Alongside interoperability, security needs to be one of the primary concerns when developing for IoT. Given the sheer volume of devices that are prone to attack. There are millions and trillions of device messages within IoT, so developers need to make significant effort to ensure that data received in the cloud, from devices, is within expected scope and frequency to assist detection of devices under attack. For example, WAF (Web Application Firewall) technology for IoT cloud solutions is an interesting idea to help avoid this kind of abuse. By doing very little to protect the device, the idea is that the electronics make hackable entry points unclear.
EB: How constrained are developers with the lack of IoT standards? What role can developers take to lower these barriers?
LK: All developers will develop everything in an open and proprietary way and deliver value to the end consumer, but the glue that will be the standard between all these things is the data sources at the back end and how you choose to represent value through that.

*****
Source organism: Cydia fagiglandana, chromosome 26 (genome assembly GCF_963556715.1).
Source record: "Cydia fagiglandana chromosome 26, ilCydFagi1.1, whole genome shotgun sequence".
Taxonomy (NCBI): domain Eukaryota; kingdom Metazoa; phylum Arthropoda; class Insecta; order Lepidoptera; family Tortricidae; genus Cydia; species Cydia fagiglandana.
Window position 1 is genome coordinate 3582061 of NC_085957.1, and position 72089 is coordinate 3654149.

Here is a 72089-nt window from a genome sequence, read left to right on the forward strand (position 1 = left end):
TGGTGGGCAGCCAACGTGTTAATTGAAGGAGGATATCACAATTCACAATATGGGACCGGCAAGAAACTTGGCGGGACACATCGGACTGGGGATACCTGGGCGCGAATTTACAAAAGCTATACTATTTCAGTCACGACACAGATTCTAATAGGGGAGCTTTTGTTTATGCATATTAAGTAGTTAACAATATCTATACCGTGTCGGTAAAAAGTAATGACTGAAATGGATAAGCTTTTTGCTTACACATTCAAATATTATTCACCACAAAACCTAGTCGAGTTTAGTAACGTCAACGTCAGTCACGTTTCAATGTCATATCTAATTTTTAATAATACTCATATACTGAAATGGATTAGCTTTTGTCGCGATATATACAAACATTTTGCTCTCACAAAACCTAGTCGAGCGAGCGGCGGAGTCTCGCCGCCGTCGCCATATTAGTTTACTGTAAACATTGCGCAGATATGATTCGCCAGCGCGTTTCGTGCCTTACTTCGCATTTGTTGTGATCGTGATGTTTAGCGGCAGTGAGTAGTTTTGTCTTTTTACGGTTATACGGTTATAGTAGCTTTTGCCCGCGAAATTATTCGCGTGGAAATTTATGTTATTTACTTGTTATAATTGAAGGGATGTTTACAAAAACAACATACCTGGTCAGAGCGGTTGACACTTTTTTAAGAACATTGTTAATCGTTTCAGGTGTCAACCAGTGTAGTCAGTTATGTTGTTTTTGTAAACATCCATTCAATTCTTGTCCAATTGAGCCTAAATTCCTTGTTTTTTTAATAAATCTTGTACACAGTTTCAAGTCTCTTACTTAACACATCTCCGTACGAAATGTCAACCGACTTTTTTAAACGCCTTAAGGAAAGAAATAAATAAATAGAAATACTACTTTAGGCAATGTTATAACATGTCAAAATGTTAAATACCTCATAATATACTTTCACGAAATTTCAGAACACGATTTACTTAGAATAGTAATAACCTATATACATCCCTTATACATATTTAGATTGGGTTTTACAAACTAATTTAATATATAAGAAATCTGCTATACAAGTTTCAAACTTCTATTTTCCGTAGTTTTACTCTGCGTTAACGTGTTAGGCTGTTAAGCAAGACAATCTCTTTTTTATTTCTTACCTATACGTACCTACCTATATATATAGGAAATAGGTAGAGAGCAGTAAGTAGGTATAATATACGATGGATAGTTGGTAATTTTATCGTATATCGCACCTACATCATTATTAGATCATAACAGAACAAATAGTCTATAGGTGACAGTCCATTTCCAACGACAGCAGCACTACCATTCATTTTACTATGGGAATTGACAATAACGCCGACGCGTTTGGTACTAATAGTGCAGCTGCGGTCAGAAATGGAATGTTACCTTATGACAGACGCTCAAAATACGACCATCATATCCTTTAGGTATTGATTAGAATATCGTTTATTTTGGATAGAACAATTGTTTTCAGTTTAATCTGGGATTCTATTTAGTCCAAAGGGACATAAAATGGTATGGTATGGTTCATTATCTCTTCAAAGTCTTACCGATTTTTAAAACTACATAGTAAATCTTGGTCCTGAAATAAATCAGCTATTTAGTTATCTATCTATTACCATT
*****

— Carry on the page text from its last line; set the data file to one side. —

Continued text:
IoT Hub is similar to writing a translation layer between the various and different messaging standards, but in reality the IT industry has always had multiple competing standards and will continue to do so in IoT. What will unify the IoT world is the data and the cloud back end, and how people chose to deliver value from that data repository.
EB: Do you think businesses truly understand the challenges of interoperability, security, privacy etc when it comes to the IoT? Are businesses responding accordingly with IT spend & strategy?
LK: I think that at the moment we are just scratching the surface of new IoT interoperability, security and privacy challenges. There are still lots of hurdles to overcome to ensure that this technology is embraced and utilised by consumers, as with the increasing connectivity of more ‘things’, and more data, comes both complexity and power.
With this increased complexity, there is also increased room for human error; and in turn device vulnerability, so developers need to improve their skill sets to understand each and every part of IoT architecture to mitigate this threat. Businesses, the developers and IT teams that enable these services must be coming from the same set of robust "data ethics" and privacy policies that respect and protect users’ data, to use it responsibly in the ways in which it was originally intended.